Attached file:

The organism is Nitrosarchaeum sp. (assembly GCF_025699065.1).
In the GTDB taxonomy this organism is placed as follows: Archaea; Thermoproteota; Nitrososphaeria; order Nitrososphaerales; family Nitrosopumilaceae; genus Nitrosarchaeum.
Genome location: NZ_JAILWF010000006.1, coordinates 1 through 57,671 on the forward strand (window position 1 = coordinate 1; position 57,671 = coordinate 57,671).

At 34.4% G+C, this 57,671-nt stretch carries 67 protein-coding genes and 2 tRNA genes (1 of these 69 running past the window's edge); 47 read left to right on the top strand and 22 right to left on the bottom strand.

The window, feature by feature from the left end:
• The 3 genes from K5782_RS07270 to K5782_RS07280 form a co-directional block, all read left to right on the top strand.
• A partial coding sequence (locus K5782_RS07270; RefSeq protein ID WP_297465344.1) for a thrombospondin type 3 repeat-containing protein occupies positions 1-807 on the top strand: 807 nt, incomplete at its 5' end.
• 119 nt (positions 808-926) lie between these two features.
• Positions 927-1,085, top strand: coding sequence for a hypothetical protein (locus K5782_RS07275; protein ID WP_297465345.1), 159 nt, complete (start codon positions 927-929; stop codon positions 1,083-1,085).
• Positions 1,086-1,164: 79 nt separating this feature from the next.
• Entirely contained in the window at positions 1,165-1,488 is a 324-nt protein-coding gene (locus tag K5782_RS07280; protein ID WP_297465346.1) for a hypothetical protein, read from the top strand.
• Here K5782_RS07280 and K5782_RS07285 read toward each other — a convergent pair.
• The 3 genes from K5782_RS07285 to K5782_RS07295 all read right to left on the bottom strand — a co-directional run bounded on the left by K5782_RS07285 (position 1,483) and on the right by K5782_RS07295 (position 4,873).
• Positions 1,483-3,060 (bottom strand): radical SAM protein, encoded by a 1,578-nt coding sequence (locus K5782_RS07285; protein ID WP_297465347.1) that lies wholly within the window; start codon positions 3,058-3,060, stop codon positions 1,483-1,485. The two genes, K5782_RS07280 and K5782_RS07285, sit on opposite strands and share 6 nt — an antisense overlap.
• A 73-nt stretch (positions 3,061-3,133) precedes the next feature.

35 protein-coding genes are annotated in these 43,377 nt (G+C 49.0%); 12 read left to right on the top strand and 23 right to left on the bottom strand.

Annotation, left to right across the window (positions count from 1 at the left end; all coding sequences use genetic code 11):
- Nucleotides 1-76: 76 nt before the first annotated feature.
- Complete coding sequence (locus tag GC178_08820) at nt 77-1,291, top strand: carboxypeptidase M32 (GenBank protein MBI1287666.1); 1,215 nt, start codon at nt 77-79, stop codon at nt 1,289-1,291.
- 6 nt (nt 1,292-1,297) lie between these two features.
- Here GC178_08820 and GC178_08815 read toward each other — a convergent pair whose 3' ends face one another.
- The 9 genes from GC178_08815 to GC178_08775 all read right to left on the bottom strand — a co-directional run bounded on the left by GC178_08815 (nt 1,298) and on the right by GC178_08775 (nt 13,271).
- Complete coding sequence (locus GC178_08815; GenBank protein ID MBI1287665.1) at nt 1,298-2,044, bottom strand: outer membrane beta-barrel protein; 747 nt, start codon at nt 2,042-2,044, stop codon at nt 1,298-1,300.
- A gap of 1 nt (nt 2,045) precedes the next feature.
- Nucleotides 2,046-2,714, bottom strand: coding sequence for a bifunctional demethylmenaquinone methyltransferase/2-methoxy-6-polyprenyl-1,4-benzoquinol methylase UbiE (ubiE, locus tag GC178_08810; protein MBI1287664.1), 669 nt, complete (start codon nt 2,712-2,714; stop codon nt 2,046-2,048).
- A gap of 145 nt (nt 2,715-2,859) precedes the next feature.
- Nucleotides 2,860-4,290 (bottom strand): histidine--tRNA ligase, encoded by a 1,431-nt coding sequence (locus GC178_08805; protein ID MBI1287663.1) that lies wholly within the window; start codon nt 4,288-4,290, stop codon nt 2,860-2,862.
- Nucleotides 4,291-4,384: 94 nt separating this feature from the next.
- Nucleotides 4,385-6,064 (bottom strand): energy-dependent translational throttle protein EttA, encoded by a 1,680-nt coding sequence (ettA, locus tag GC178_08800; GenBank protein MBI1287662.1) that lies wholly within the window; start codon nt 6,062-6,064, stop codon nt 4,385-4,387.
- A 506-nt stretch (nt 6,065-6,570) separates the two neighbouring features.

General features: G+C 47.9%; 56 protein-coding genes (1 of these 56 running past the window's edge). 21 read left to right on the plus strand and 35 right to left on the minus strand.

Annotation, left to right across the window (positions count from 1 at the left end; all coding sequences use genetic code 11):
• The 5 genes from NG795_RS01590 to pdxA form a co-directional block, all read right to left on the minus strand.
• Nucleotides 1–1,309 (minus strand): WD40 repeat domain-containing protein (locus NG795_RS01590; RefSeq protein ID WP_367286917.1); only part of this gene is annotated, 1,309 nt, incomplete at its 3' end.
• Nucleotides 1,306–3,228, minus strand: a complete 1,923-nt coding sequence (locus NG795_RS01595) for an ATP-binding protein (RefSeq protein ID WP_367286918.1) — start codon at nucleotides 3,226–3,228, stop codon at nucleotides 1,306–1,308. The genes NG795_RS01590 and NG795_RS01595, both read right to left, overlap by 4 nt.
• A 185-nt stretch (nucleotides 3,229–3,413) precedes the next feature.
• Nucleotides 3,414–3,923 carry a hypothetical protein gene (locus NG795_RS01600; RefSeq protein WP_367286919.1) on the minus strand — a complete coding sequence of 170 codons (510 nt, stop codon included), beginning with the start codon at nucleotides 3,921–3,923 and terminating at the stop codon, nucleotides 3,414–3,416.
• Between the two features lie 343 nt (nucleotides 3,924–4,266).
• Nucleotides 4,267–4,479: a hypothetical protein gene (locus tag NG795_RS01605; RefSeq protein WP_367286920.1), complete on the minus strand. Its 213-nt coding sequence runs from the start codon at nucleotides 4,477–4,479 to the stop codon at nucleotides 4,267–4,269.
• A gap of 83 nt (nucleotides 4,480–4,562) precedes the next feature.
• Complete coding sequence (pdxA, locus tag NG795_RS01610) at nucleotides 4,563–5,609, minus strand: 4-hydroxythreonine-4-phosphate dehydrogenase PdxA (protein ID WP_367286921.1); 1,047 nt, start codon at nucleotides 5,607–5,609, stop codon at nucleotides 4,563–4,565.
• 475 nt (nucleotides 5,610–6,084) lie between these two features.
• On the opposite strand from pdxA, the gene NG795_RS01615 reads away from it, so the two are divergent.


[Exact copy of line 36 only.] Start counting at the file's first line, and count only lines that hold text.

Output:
• A 185-nt stretch (nucleotides 3,229–3,413) precedes the next feature.